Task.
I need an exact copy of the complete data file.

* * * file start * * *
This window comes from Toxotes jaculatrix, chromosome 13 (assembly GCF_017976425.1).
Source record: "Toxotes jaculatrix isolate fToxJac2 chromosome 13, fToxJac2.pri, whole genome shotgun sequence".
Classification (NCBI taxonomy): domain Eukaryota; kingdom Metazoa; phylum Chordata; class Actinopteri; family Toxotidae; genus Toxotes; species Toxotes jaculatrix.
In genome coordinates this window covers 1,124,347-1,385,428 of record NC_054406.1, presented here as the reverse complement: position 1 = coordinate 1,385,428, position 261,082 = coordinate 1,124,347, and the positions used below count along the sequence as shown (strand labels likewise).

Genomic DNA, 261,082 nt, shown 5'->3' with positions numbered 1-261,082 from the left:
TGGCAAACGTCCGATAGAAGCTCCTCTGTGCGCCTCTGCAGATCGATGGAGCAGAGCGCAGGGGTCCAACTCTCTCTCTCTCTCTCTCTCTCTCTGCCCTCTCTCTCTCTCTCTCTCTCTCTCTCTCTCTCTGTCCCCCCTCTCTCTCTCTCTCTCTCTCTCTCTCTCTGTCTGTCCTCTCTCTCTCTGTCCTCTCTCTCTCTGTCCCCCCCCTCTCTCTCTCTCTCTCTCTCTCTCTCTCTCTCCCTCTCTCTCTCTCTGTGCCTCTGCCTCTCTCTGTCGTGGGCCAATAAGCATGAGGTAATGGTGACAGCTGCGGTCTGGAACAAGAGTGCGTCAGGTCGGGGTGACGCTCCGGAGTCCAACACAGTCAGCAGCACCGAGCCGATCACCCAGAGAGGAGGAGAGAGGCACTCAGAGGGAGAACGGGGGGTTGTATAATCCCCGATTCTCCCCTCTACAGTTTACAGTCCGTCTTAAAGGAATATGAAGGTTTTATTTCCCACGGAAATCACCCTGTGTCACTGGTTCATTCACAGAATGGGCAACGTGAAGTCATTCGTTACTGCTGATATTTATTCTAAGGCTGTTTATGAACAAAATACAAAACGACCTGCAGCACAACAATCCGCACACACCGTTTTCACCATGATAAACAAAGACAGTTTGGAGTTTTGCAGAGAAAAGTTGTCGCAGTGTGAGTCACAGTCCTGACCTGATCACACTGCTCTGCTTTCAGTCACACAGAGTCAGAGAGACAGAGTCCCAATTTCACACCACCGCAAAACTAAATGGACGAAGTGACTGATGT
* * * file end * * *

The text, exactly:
This window comes from Toxotes jaculatrix, chromosome 13 (assembly GCF_017976425.1).
Source record: "Toxotes jaculatrix isolate fToxJac2 chromosome 13, fToxJac2.pri, whole genome shotgun sequence".
Classification (NCBI taxonomy): domain Eukaryota; kingdom Metazoa; phylum Chordata; class Actinopteri; family Toxotidae; genus Toxotes; species Toxotes jaculatrix.
In genome coordinates this window covers 1,124,347-1,385,428 of record NC_054406.1, presented here as the reverse complement: position 1 = coordinate 1,385,428, position 261,082 = coordinate 1,124,347, and the positions used below count along the sequence as shown (strand labels likewise).

Genomic DNA, 261,082 nt, shown 5'->3' with positions numbered 1-261,082 from the left:
TGGCAAACGTCCGATAGAAGCTCCTCTGTGCGCCTCTGCAGATCGATGGAGCAGAGCGCAGGGGTCCAACTCTCTCTCTCTCTCTCTCTCTCTCTGCCCTCTCTCTCTCTCTCTCTCTCTCTCTCTCTCTCTGTCCCCCCTCTCTCTCTCTCTCTCTCTCTCTCTCTCTGTCTGTCCTCTCTCTCTCTGTCCTCTCTCTCTCTGTCCCCCCCCTCTCTCTCTCTCTCTCTCTCTCTCTCTCTCTCCCTCTCTCTCTCTCTGTGCCTCTGCCTCTCTCTGTCGTGGGCCAATAAGCATGAGGTAATGGTGACAGCTGCGGTCTGGAACAAGAGTGCGTCAGGTCGGGGTGACGCTCCGGAGTCCAACACAGTCAGCAGCACCGAGCCGATCACCCAGAGAGGAGGAGAGAGGCACTCAGAGGGAGAACGGGGGGTTGTATAATCCCCGATTCTCCCCTCTACAGTTTACAGTCCGTCTTAAAGGAATATGAAGGTTTTATTTCCCACGGAAATCACCCTGTGTCACTGGTTCATTCACAGAATGGGCAACGTGAAGTCATTCGTTACTGCTGATATTTATTCTAAGGCTGTTTATGAACAAAATACAAAACGACCTGCAGCACAACAATCCGCACACACCGTTTTCACCATGATAAACAAAGACAGTTTGGAGTTTTGCAGAGAAAAGTTGTCGCAGTGTGAGTCACAGTCCTGACCTGATCACACTGCTCTGCTTTCAGTCACACAGAGTCAGAGAGACAGAGTCCCAATTTCACACCACCGCAAAACTAAATGGACGAAGTGACTGATGT